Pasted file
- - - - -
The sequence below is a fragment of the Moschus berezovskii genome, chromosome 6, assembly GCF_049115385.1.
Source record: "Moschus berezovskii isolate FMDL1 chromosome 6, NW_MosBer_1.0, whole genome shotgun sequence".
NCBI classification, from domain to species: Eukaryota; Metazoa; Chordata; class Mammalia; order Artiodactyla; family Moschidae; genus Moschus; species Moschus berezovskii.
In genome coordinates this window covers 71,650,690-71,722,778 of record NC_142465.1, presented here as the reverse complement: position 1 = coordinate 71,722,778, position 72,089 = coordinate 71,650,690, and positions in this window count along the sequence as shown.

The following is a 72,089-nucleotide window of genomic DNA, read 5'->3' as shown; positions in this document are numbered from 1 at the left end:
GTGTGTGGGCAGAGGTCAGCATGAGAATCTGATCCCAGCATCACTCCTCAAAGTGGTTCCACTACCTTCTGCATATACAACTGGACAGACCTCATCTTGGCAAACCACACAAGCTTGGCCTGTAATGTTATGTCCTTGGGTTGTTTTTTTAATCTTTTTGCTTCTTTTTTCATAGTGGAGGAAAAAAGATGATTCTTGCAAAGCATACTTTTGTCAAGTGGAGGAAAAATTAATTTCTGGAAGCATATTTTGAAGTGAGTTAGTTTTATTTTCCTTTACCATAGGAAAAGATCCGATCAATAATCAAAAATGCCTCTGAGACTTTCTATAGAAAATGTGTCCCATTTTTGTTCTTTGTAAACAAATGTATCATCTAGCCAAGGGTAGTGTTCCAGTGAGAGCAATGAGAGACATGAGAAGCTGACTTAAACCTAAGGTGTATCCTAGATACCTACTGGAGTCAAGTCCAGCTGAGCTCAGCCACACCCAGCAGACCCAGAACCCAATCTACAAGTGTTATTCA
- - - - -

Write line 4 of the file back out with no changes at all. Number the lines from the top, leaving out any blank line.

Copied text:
In genome coordinates this window covers 71,650,690-71,722,778 of record NC_142465.1, presented here as the reverse complement: position 1 = coordinate 71,722,778, position 72,089 = coordinate 71,650,690, and positions in this window count along the sequence as shown.